Photographs of grey whales have been collected by students of the School for Field Studies in Puerto San Carlos, B.C.S., Mexico, since 1998. We evaluated the utility of this student-based photographic archive as a tool to identify gray whale individuals and to characterize injuries over the whale’s bodies. A total of 278 individual were identified, several were re-sighted within years; however, none were re-sighted between years. The dorsal area was the most commonly photographed body region; however, photographs of the flukes proved to be useful for photographic identification as well. 6.8% of the whales photographed had injuries; most of them were big scratches followed missing tips of the flukes. Our results indicate that a well managed student-based cetacean photographic archive could easily and economically apply for short-term movement patterns investigations and for monitoring the occurrence injuries from anthropogenic interactions.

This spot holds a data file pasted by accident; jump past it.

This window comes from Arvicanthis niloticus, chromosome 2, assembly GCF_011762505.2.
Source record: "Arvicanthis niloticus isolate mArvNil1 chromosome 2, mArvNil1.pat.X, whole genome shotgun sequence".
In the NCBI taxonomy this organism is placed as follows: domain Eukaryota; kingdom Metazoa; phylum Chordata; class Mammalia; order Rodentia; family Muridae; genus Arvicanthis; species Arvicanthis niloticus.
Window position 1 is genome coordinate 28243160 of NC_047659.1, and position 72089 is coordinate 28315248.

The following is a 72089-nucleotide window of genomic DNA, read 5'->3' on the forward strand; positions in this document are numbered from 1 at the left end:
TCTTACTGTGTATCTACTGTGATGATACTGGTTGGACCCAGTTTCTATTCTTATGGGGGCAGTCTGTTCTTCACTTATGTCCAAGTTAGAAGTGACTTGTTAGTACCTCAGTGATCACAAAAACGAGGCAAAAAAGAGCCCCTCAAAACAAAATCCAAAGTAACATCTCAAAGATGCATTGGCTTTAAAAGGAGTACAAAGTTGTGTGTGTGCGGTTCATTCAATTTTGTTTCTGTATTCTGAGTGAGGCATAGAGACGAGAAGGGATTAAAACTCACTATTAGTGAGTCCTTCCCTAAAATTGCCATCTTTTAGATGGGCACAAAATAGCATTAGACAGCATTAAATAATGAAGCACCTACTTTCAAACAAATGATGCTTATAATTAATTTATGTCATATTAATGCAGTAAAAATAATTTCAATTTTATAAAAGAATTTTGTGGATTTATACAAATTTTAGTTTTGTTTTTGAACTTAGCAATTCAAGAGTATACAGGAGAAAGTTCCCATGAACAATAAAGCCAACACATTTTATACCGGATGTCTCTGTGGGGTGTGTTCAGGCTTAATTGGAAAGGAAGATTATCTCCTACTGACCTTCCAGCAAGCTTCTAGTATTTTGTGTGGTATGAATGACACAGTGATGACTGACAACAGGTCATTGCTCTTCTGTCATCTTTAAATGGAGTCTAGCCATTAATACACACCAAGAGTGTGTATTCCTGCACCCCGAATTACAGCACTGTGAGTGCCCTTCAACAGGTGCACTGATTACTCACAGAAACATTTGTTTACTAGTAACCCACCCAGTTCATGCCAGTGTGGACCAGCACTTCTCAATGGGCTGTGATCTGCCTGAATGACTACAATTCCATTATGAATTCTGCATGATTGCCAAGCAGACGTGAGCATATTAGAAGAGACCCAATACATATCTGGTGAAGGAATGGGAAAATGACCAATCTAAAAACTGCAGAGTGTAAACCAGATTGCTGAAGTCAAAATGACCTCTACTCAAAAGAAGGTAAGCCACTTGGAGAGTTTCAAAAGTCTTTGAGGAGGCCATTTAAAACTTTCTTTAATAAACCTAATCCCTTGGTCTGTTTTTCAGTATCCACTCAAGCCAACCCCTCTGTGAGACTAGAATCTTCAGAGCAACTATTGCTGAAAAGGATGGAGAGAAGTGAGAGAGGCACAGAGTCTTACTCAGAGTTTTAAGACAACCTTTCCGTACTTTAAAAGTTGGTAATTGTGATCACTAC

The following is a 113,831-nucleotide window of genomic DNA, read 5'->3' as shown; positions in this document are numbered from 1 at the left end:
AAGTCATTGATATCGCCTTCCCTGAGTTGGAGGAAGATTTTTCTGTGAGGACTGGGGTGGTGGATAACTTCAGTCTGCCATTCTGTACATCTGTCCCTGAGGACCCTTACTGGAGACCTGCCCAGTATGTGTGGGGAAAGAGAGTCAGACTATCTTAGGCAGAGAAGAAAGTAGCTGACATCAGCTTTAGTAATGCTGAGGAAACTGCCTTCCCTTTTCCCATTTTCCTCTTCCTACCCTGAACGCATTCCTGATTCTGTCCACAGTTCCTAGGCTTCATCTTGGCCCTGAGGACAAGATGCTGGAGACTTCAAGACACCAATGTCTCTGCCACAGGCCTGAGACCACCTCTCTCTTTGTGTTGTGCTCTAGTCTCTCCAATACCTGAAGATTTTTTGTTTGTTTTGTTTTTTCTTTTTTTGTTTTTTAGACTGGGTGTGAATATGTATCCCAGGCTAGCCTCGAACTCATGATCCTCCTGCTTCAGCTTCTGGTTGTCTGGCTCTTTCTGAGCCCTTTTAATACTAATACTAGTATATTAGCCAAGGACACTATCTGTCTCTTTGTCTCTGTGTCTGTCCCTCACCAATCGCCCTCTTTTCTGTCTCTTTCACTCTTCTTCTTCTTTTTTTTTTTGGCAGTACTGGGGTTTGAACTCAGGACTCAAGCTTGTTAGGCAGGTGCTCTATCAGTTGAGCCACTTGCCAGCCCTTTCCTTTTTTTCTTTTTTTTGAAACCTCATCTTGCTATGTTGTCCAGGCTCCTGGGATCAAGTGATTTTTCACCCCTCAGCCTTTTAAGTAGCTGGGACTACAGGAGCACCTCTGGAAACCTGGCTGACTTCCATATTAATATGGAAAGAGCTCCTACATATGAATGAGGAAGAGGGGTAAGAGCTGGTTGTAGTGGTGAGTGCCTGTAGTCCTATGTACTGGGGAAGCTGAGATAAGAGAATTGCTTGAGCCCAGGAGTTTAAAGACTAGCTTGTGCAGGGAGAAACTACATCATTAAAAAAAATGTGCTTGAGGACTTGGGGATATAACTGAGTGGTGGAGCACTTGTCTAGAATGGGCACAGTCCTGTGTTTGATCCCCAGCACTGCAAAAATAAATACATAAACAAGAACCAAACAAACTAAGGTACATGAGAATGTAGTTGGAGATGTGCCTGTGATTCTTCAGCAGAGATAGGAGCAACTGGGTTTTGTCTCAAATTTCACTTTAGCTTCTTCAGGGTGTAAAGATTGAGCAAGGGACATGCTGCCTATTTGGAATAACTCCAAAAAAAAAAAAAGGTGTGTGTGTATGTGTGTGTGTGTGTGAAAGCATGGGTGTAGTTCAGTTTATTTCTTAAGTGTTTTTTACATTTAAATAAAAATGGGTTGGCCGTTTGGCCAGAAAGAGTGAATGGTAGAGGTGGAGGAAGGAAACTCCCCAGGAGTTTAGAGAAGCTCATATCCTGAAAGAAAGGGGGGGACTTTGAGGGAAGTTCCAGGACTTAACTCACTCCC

|Number of pages||8|
|Journal||Revista de Zoología|
|Publication status||Published - 2010|